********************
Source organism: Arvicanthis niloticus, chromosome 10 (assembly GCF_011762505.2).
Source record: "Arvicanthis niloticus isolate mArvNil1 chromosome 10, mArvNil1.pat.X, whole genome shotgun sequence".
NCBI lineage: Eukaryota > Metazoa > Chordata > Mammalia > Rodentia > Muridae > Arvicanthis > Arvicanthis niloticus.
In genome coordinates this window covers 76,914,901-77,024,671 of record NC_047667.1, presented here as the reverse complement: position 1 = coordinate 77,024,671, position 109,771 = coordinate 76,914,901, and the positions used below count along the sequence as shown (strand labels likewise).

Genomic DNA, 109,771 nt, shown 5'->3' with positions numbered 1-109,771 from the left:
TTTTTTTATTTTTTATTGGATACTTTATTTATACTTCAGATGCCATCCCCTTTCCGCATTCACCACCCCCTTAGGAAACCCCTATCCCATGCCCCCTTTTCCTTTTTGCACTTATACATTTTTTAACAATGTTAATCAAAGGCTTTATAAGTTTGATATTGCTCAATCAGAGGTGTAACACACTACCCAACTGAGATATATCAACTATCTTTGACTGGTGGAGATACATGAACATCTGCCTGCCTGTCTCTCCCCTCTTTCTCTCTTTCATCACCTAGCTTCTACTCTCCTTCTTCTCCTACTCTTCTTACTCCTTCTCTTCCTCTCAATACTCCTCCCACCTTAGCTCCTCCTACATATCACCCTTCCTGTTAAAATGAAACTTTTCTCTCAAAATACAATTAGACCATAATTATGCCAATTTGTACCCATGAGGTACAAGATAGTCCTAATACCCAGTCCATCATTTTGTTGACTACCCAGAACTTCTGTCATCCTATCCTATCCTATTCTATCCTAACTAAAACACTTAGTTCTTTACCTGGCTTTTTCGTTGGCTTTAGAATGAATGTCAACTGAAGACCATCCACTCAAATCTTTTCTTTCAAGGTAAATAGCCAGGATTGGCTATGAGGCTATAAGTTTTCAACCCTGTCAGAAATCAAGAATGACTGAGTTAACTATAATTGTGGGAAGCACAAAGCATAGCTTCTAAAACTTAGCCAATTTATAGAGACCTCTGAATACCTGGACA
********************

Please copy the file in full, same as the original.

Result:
Source organism: Arvicanthis niloticus, chromosome 10 (assembly GCF_011762505.2).
Source record: "Arvicanthis niloticus isolate mArvNil1 chromosome 10, mArvNil1.pat.X, whole genome shotgun sequence".
NCBI lineage: Eukaryota > Metazoa > Chordata > Mammalia > Rodentia > Muridae > Arvicanthis > Arvicanthis niloticus.
In genome coordinates this window covers 76,914,901-77,024,671 of record NC_047667.1, presented here as the reverse complement: position 1 = coordinate 77,024,671, position 109,771 = coordinate 76,914,901, and the positions used below count along the sequence as shown (strand labels likewise).

Genomic DNA, 109,771 nt, shown 5'->3' with positions numbered 1-109,771 from the left:
TTTTTTTATTTTTTATTGGATACTTTATTTATACTTCAGATGCCATCCCCTTTCCGCATTCACCACCCCCTTAGGAAACCCCTATCCCATGCCCCCTTTTCCTTTTTGCACTTATACATTTTTTAACAATGTTAATCAAAGGCTTTATAAGTTTGATATTGCTCAATCAGAGGTGTAACACACTACCCAACTGAGATATATCAACTATCTTTGACTGGTGGAGATACATGAACATCTGCCTGCCTGTCTCTCCCCTCTTTCTCTCTTTCATCACCTAGCTTCTACTCTCCTTCTTCTCCTACTCTTCTTACTCCTTCTCTTCCTCTCAATACTCCTCCCACCTTAGCTCCTCCTACATATCACCCTTCCTGTTAAAATGAAACTTTTCTCTCAAAATACAATTAGACCATAATTATGCCAATTTGTACCCATGAGGTACAAGATAGTCCTAATACCCAGTCCATCATTTTGTTGACTACCCAGAACTTCTGTCATCCTATCCTATCCTATTCTATCCTAACTAAAACACTTAGTTCTTTACCTGGCTTTTTCGTTGGCTTTAGAATGAATGTCAACTGAAGACCATCCACTCAAATCTTTTCTTTCAAGGTAAATAGCCAGGATTGGCTATGAGGCTATAAGTTTTCAACCCTGTCAGAAATCAAGAATGACTGAGTTAACTATAATTGTGGGAAGCACAAAGCATAGCTTCTAAAACTTAGCCAATTTATAGAGACCTCTGAATACCTGGACA